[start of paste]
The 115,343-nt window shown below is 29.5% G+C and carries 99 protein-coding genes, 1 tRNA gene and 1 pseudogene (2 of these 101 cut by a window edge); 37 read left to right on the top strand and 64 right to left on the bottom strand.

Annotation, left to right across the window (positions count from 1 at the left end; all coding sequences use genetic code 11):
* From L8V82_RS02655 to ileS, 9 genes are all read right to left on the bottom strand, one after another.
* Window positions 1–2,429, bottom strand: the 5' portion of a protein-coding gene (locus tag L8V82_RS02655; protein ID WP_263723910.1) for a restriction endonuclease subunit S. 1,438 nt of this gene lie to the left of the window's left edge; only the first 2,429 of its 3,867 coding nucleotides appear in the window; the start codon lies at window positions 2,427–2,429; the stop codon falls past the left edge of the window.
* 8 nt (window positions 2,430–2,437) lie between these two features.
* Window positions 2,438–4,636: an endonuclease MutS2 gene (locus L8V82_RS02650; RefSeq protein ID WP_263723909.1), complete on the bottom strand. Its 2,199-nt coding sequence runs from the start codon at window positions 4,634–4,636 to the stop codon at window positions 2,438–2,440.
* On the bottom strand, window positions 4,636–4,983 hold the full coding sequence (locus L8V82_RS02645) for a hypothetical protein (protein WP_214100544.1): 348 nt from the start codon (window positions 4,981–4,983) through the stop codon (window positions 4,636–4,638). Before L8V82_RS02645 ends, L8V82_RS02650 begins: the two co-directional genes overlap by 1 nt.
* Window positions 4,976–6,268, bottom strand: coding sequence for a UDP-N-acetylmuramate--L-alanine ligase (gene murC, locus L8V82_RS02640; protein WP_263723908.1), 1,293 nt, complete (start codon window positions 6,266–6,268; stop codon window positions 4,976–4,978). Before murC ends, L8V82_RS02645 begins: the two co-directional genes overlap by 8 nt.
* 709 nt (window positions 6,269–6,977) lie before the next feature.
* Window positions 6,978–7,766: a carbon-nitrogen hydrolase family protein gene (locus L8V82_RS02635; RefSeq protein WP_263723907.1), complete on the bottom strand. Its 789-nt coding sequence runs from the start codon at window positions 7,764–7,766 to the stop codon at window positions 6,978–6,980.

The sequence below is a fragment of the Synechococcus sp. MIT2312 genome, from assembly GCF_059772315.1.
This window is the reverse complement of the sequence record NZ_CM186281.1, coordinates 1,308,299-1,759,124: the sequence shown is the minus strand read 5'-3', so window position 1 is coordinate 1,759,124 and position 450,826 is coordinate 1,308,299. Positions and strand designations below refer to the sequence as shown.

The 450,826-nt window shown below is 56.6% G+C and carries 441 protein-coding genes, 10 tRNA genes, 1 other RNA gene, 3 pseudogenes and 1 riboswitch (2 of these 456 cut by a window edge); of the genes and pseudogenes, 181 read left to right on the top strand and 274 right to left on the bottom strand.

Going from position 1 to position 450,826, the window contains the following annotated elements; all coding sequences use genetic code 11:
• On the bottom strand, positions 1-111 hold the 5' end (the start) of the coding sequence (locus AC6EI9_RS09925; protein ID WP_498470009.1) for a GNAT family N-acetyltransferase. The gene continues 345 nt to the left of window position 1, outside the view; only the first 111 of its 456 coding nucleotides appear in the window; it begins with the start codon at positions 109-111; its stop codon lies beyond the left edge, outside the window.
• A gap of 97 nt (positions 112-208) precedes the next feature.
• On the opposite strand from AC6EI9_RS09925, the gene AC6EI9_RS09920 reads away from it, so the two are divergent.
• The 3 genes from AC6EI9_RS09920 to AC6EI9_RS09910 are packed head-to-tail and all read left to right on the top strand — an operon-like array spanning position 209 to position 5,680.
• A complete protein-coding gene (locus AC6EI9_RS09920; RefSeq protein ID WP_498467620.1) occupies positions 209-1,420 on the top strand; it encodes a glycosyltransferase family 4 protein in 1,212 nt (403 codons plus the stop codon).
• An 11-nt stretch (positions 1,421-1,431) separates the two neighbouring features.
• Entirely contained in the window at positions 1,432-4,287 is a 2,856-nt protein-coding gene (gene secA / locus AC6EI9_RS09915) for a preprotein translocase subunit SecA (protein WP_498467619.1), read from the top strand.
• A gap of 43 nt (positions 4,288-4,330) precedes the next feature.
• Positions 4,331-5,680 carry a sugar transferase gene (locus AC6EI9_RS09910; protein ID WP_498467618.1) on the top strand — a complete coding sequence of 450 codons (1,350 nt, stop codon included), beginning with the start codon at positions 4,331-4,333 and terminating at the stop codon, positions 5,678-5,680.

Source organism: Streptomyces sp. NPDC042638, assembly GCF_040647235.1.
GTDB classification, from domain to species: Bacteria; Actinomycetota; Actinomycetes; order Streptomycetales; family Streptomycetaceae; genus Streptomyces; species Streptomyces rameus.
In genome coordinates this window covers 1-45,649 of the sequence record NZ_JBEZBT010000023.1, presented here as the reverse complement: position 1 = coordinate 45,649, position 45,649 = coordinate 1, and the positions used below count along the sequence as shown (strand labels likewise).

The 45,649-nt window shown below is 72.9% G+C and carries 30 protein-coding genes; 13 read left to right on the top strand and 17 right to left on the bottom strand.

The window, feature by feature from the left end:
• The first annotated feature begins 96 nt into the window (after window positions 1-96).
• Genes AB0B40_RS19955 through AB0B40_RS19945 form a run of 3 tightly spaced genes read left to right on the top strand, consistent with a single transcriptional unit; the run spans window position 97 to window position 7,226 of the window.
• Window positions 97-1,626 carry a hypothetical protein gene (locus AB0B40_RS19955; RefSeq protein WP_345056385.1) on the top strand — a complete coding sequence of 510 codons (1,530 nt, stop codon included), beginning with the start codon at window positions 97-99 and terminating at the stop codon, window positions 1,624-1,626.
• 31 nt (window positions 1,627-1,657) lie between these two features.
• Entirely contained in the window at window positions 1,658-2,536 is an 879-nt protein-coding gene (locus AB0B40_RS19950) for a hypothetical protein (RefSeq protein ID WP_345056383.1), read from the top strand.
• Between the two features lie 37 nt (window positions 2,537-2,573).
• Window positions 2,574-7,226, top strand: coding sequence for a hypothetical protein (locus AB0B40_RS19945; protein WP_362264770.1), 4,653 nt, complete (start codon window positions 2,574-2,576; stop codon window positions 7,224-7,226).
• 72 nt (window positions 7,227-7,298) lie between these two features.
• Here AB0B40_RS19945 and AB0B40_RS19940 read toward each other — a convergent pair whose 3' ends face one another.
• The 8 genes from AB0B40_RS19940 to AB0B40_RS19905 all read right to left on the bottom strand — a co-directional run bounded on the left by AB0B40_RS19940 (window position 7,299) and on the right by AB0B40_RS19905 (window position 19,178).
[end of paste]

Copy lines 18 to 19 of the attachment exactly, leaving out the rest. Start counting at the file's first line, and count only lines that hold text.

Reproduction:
• The 3 genes from AC6EI9_RS09920 to AC6EI9_RS09910 are packed head-to-tail and all read left to right on the top strand — an operon-like array spanning position 209 to position 5,680.
• A complete protein-coding gene (locus AC6EI9_RS09920; RefSeq protein ID WP_498467620.1) occupies positions 209-1,420 on the top strand; it encodes a glycosyltransferase family 4 protein in 1,212 nt (403 codons plus the stop codon).